Gruithuisen, Franz von Paula (1774–1852)
German physician-turned-astronomer, among the most prolific of his age in
terms of published output, and professor of astronomy at Munich from 1826,
who argued energetically in favor of advanced life on the Moon and inner
planets (see Moon, life on). On the subject
of a lunar civilization he supported Schröter's
similarly exuberant claims and wrote such papers as "Discovery of Many Distinct
Traces of Lunar Inhabitants, Especially of One of Their Colossal Buildings"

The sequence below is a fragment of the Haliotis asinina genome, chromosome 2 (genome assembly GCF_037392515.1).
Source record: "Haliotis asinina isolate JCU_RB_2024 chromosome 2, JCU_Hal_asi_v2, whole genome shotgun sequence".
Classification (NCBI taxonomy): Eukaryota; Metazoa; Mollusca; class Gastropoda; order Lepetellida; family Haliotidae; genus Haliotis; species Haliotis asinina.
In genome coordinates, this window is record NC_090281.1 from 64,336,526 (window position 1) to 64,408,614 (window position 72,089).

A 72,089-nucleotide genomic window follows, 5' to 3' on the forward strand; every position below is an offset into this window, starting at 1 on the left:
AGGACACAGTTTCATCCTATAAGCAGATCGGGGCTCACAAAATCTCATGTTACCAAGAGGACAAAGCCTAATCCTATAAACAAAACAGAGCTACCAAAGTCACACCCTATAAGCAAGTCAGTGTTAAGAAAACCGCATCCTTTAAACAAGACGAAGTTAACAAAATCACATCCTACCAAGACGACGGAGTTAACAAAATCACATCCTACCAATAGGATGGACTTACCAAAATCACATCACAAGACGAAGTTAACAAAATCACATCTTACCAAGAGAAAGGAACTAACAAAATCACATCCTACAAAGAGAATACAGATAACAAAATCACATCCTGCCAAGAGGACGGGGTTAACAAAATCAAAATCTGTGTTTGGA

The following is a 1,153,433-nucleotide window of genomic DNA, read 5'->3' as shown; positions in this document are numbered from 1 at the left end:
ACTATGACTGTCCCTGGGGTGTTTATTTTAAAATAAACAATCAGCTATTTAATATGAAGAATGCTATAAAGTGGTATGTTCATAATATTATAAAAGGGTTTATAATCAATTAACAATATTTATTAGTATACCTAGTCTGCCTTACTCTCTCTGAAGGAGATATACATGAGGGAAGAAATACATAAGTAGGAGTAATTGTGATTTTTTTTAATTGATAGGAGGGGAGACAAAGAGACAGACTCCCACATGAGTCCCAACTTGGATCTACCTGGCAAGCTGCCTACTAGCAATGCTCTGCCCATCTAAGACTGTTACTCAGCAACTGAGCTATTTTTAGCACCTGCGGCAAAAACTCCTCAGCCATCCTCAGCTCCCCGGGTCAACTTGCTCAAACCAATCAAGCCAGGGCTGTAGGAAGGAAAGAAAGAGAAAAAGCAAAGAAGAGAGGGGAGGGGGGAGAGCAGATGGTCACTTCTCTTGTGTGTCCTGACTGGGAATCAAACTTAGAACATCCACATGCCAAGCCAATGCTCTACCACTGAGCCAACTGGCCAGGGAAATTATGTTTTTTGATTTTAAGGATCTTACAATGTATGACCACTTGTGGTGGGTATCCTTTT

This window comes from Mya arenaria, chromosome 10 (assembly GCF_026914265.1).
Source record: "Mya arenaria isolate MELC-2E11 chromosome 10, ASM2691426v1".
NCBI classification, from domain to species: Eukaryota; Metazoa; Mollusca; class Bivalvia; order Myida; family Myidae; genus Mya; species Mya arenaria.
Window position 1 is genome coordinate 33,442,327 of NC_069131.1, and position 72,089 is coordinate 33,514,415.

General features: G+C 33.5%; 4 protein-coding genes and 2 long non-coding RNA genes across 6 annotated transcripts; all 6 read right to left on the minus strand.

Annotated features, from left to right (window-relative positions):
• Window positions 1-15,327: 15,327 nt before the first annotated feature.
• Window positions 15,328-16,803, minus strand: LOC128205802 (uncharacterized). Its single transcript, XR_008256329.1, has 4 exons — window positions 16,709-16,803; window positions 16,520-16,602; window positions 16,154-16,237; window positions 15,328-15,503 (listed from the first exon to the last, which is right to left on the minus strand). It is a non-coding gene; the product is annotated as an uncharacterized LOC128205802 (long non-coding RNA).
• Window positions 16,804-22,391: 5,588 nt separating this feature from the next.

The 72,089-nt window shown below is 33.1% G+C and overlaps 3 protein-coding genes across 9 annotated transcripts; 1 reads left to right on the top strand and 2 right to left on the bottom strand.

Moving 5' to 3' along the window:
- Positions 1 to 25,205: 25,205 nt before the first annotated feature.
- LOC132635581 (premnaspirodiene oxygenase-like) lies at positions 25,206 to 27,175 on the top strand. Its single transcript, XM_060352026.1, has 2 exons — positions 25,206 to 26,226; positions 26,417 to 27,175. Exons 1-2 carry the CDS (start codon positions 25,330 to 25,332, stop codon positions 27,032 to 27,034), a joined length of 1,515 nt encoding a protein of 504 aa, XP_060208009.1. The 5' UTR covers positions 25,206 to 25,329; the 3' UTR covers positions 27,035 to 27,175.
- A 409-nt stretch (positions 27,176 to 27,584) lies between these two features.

(1824), claiming that he had seen roads, cities, and a star-shaped "temple."
Such extraordinary inferences, from what otherwise may have been sound telescopic
observations, made him the object of ridicule by fellow astronomers, even
those who appeared generally sympathetic to the idea of lunar life, such
as Gauss, von Littrow,
and Olbers. Gruithuisen's over-active imagination
also led him to suggest that the ashen light
was due to "festivals of fire given by the Venusians ... celebrated either
to correspond to changes in government or to religious periods." A small
crater on the Moon is named after him.